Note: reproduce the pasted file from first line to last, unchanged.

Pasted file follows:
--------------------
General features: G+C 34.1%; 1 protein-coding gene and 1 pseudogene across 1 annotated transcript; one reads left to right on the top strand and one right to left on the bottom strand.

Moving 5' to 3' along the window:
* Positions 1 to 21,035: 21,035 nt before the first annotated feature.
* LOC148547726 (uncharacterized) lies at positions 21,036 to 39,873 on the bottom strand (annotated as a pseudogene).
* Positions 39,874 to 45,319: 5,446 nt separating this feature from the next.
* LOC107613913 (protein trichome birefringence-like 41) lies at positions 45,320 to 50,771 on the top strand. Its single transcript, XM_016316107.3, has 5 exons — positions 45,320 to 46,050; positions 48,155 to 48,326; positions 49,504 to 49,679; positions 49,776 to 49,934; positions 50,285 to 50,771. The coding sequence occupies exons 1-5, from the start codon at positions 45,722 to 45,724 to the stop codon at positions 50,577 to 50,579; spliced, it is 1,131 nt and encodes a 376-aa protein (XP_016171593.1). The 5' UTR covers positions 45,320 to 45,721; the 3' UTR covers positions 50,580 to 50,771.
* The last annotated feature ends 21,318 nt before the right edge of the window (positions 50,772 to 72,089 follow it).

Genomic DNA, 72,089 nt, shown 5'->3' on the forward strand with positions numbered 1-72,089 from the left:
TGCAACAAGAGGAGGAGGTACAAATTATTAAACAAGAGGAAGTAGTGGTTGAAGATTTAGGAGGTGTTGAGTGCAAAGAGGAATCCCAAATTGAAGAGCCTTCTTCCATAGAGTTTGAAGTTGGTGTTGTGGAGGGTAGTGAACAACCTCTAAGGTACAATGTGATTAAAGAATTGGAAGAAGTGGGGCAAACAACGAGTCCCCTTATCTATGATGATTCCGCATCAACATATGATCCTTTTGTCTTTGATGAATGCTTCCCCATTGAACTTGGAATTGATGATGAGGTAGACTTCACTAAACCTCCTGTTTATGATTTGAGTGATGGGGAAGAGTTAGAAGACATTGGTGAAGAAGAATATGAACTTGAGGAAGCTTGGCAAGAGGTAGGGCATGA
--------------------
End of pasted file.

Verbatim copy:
General features: G+C 34.1%; 1 protein-coding gene and 1 pseudogene across 1 annotated transcript; one reads left to right on the top strand and one right to left on the bottom strand.

Moving 5' to 3' along the window:
* Positions 1 to 21,035: 21,035 nt before the first annotated feature.
* LOC148547726 (uncharacterized) lies at positions 21,036 to 39,873 on the bottom strand (annotated as a pseudogene).
* Positions 39,874 to 45,319: 5,446 nt separating this feature from the next.
* LOC107613913 (protein trichome birefringence-like 41) lies at positions 45,320 to 50,771 on the top strand. Its single transcript, XM_016316107.3, has 5 exons — positions 45,320 to 46,050; positions 48,155 to 48,326; positions 49,504 to 49,679; positions 49,776 to 49,934; positions 50,285 to 50,771. The coding sequence occupies exons 1-5, from the start codon at positions 45,722 to 45,724 to the stop codon at positions 50,577 to 50,579; spliced, it is 1,131 nt and encodes a 376-aa protein (XP_016171593.1). The 5' UTR covers positions 45,320 to 45,721; the 3' UTR covers positions 50,580 to 50,771.
* The last annotated feature ends 21,318 nt before the right edge of the window (positions 50,772 to 72,089 follow it).

Genomic DNA, 72,089 nt, shown 5'->3' on the forward strand with positions numbered 1-72,089 from the left:
TGCAACAAGAGGAGGAGGTACAAATTATTAAACAAGAGGAAGTAGTGGTTGAAGATTTAGGAGGTGTTGAGTGCAAAGAGGAATCCCAAATTGAAGAGCCTTCTTCCATAGAGTTTGAAGTTGGTGTTGTGGAGGGTAGTGAACAACCTCTAAGGTACAATGTGATTAAAGAATTGGAAGAAGTGGGGCAAACAACGAGTCCCCTTATCTATGATGATTCCGCATCAACATATGATCCTTTTGTCTTTGATGAATGCTTCCCCATTGAACTTGGAATTGATGATGAGGTAGACTTCACTAAACCTCCTGTTTATGATTTGAGTGATGGGGAAGAGTTAGAAGACATTGGTGAAGAAGAATATGAACTTGAGGAAGCTTGGCAAGAGGTAGGGCATGA